1 GM 10 H2O pump blues - SailNet Community
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post #1 of 12 Old 11-19-2010 Thread Starter
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1 GM 10 H2O pump blues

On haul-out of my brand new (to me) Flicka 20 I found the cutlass bearing was spinning with the shaft. The lands of the Cutlass Bearing were filled with mud and mud was plastered to the shaft. This shows the need for flushing water to the stern tube. Yanmar says that the raw water pump is too small to supply the stern tube and would not comment on adding a pump to the Engine or installing a larger pump. They said that there is no similarity between the one cylinder engine and the two cylinder engine raw water pumps. Somewhere I saw a reference to a fresh H2O cooling system so that would suggest that a second water pump could be added to the engine.

What do other 1 GM 10 owners do for cutlass bearing lubrication?
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post #2 of 12 Old 11-19-2010
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Describe your cutlass bearing and it's location.
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post #3 of 12 Old 11-20-2010 Thread Starter
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Cutlass Bearing is located around the one inch drive shaft, In the stern tube which is a part of the long keel, It has a bronze shell around rubber lands. Water passes between the lands of the bearing and lubricates the shaft as it turns. The bearing is a close sliding fit on the shaft.
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post #4 of 12 Old 11-20-2010
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I have never seen a water pump hooked to the stern tube.There should be two slots in stern gland close to attachment to keel.marc
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post #5 of 12 Old 11-20-2010
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Quote:
Originally Posted by MARC2012 View Post
I have never seen a water pump hooked to the stern tube.There should be two slots in stern gland close to attachment to keel.marc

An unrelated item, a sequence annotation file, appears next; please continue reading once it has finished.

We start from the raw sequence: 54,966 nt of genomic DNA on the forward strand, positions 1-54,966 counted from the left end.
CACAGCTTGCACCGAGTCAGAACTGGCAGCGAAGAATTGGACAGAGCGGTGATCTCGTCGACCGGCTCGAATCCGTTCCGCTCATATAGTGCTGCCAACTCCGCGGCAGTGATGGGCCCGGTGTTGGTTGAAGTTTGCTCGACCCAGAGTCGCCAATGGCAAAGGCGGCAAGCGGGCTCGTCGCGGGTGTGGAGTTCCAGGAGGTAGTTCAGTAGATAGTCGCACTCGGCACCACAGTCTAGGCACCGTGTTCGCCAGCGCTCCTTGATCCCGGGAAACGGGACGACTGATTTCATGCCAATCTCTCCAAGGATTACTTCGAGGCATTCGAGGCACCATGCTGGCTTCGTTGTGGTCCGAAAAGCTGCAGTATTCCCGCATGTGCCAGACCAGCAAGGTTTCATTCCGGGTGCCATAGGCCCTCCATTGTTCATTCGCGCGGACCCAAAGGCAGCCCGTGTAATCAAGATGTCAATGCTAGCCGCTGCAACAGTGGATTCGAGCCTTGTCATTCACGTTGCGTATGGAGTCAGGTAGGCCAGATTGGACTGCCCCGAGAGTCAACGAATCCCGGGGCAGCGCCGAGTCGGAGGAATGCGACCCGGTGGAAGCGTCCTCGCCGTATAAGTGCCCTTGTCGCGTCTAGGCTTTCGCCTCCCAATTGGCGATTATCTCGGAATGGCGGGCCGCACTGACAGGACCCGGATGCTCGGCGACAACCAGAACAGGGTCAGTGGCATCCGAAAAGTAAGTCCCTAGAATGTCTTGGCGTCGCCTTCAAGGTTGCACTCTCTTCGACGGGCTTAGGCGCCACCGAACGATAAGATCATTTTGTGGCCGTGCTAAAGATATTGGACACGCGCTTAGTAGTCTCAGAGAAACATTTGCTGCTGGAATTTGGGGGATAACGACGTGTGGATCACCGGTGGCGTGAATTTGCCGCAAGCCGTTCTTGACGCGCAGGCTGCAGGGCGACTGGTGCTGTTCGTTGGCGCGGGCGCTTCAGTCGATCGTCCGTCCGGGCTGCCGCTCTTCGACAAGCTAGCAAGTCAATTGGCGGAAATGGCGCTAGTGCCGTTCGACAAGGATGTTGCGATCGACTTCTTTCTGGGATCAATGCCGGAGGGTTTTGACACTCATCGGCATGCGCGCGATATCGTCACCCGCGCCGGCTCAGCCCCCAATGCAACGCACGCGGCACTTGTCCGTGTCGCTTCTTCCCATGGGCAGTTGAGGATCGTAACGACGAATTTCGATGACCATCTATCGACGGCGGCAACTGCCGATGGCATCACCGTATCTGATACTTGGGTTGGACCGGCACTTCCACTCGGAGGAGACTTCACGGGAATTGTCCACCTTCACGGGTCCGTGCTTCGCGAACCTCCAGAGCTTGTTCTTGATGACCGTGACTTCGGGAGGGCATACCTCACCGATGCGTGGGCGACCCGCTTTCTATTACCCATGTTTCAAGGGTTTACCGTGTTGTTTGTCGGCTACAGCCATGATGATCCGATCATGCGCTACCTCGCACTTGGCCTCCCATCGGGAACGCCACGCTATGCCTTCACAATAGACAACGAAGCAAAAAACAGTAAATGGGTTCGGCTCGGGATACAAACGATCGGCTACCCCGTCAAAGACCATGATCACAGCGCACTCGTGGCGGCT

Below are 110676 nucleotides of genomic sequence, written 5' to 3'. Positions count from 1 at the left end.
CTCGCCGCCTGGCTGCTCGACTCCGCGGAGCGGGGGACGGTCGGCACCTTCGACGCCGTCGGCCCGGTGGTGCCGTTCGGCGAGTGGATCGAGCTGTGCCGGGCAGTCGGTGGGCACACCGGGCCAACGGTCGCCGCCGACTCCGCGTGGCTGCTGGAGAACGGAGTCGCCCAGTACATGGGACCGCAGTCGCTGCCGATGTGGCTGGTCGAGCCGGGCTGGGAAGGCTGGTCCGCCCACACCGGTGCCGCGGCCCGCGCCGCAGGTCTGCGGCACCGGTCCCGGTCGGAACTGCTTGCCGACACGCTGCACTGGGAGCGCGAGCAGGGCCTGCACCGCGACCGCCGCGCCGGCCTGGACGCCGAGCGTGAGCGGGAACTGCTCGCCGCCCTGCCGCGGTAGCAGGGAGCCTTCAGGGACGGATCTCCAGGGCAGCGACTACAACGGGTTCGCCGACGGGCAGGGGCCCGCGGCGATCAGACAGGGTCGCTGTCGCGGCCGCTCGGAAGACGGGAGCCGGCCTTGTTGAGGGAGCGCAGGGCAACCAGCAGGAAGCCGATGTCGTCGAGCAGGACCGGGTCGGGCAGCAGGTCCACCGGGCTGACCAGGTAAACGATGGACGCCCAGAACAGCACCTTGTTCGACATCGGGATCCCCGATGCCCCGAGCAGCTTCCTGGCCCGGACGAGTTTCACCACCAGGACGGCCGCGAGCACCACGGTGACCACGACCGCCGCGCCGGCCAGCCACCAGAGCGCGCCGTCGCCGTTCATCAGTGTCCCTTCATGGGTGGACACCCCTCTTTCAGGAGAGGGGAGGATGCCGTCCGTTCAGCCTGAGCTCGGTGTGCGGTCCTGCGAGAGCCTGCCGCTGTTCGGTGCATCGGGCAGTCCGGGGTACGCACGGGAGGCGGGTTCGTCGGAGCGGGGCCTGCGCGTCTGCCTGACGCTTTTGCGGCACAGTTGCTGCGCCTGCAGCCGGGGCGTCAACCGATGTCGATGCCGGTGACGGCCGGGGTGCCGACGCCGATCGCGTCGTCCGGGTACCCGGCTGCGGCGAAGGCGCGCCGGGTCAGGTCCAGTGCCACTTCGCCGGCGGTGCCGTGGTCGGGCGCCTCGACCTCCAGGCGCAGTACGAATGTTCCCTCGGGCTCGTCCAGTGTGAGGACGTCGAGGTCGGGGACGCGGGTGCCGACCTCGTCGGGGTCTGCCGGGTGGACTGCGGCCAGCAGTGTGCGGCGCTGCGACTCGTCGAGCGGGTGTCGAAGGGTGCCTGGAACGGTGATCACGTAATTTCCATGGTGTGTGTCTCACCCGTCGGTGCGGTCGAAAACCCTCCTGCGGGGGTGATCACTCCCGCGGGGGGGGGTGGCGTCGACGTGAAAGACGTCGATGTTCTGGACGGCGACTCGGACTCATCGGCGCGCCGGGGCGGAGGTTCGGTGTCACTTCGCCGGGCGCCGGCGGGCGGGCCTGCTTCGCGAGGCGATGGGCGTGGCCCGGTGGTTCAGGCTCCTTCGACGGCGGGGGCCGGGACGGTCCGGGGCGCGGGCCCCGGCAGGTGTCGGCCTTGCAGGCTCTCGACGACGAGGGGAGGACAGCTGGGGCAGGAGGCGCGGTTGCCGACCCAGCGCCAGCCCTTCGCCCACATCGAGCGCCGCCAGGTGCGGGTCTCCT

Ditto. The natural flow of water over the hub (assuming the channels are not also clogged) keeps the bearing lubed.

If there was mud packed into the lands of the bearing, then I'd start seriously trying to figure out how that came to be. I can't imagine any situation (other than a fairly bad one) which would lead to mud getting jammed into the bearing so thoroughly that it would freeze the bearing.

Are you sure that the bearing wasn't seized due to a shaft wrap?
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post #6 of 12 Old 11-20-2010 Thread Starter
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Don't know what slots you guys refer to but all large ships have flushing water to the stern tube. If you have never seen this on a sailboat then you are not sailing big enough boats. In any case there is nothing I can pin the mud in the cutlass bearing to other than operating in a muddy environment and sitting at the pier for three years. I just bought the boat and have not yet started the engine. I must replace the cutlass bearing and clean off the blister barrier that blistered while sitting at the pier. Lots of work to do. So far after close examination of the stern tube there are no slots and no openings except the groves that will be in the cutlass bearing when I put it back in. So far the consensus is that no external flushing water is needed for keeping stuff out of the bearing/stuffing box. Once I go splash I will have a two day run to home port, that will tell the rest of the story as I will travel the Dismal Swamp Canal.
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post #7 of 12 Old 11-20-2010 Thread Starter
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PS: I'm a master Chief Machinist Mate (Retired) I think I know a little bit about stern tubes. And,no the shaft is not bent.
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post #8 of 12 Old 11-20-2010
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Maybe large ships have a different arrangement. I have seen many stern tubes on power and sailboats and have owned several inboard sailboats up to 35 feet. None have had any pumps to lube the cutlass, whether in the hull as in a full keel boat or in a P bracket as in a fin keel boat. The slots are evident when looking at any cutlass bearing.

It probably silted up from not turning for years.
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post #9 of 12 Old 11-20-2010
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there should be set screws holding the cutlass bearing in place, did someone leave them out?

it sounds like his boat has full keel, not a strut holding the cutlass bearing. pretty much any sailboat under 100 feet wont have a pumped cutlass bearing. heck even most ships dont have a pumped cutlass bearing, they do have pumped shaft seals. 688 class subs dont have pumped shaft seals they use a bleed to allow sea water to do the job.

as for the mud, sounds like silt decided to settle in the bearing, i would bet it was acting like a filter from the shaft packing allowing water in to the boat.
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The Flicka 20
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